If you have been watching the evening news lately, perhaps you have noticed that the very large banks that were on the verge of collapse several months ago are suddenly showing large profits for the first quarter of 2009. If you read my January blog about all FDIC-insured banks having lost a collective 95 percent in earnings for the fiscal year ending October 31, 2009, you might have been surprised to see the reports this month about all the banks that have been “in trouble” suddenly showing substantial profits.
When I saw the “good news” a week or so ago, I wondered how many branches Bank of America (BofA) must have closed in order to generate $4.2 billion in profits and how many new loans JPMorgan Chase and Citigroup must have made in the first quarter of 2009. But I only had those thoughts for a split second before I realized there must be something deeper to the story. Could BofA, Chase, and Citigroup be playing fast and loose with their accounting? Maybe we had another Enron or Madoff story in the making.
What I discovered when I looked deeper was that these banks did not have “ordinary” revenues that generated profits, which would have been a good story. What they did have were a group of bankers and accountants trying to pull the wool over their investors’ and the public’s eyes — albeit using perfectly legal accounting methods.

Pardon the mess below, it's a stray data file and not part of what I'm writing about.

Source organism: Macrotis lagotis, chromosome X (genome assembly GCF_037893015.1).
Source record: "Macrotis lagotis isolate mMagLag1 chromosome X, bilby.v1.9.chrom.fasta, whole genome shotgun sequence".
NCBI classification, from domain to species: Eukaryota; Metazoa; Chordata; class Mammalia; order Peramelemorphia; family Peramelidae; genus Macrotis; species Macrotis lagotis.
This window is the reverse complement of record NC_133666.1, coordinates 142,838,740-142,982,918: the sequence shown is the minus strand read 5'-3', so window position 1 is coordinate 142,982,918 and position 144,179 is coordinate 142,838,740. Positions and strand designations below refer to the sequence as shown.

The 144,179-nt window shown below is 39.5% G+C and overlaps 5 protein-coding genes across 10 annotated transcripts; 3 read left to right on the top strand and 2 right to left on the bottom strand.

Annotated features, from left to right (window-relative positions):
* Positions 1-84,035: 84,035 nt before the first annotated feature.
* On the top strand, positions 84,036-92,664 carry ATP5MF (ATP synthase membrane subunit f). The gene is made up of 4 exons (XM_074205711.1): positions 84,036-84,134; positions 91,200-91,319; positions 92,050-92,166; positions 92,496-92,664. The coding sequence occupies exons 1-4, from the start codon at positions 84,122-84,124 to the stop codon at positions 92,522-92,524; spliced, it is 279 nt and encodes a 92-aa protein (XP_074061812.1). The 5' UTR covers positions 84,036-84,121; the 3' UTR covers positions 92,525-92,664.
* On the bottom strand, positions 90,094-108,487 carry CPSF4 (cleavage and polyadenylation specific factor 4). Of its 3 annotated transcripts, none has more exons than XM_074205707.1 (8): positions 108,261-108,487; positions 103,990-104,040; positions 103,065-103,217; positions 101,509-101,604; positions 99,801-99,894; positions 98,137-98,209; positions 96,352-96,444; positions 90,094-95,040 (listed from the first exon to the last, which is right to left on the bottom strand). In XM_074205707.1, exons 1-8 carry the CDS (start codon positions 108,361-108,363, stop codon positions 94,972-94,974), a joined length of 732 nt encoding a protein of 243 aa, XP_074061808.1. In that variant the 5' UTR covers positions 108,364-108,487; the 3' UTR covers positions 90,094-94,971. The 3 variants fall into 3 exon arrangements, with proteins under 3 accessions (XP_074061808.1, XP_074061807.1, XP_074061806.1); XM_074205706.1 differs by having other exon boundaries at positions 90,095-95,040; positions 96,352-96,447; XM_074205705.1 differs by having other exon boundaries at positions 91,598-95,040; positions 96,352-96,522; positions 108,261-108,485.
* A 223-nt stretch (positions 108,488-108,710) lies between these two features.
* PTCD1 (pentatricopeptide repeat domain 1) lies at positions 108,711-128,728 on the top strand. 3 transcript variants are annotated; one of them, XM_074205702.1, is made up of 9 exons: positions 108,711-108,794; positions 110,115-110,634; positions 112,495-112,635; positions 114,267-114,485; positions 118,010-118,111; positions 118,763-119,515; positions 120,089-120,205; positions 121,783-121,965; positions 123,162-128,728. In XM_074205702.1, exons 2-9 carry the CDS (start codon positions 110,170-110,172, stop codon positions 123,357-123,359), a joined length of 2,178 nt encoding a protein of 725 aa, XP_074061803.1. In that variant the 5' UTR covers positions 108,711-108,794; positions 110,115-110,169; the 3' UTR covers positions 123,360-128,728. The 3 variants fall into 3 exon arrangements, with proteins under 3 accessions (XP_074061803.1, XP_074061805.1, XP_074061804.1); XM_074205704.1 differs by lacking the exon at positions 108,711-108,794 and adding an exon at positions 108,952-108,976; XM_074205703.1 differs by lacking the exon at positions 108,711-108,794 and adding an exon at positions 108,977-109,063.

In the case of BofA, part of its earnings were a result of the sale of shares of a Chinese bank they owned. The sale of the stock occurred early in January and netted BofA $2.8 billion in gains (extraordinary profits). That was probably a good way to convert their stock to cash and help the bank. Sounding confident and in-charge, BofA Chairman and Chief Executive Officer Ken Lewis went on television to discuss how strong the bank was and how well it had done during the quarter. The only thing BofA did during the quarter that was extraordinary, other than having some strong trading income from Merrill Lynch, was to sell an asset and realize profit on that sale. Nothing materially changed in the operations of the bank.
Bank of America wasn’t alone in its fuzzy accounting. Chase and Citigroup each showed a profit for the quarter as a result of a drop in their bond value. The accounting was perfectly legal, but doesn’t accurately reflect the real conditions at either of these banks.
The story has not been fully written yet on BofA or Citibank. Don’t assume that the better-than-expected earnings reports of last week (as a result of fuzzy accounting) mean that they can’t still fail. One only has to remember back to September 26, 2008 when 150-year-old Washington Mutual failed because depositors ran to withdraw their money; or when, two days later, Wachovia ceased to exist in its previous form. In two days nearly $2 trillion dollars in banks failed. Just because Bank of America is now the largest bank in the U.S., doesn’t mean it can’t be next.
BofA has billions of dollars of toxic assets on the books; a huge credit card portfolio that is seeing large delinquencies rise; and a board of directors that is not directing management to act in a responsible fashion. Does any of this sound mildly similar to the auto industry, IndyMac, Freddie Mac, and Fannie Mae?
When are these guys going to learn that the way to rehabilitation is through telling the truth and having shareholders and customers trust them?
Sam Thacker is a partner in Austin Texas based Business Finance Solutions.
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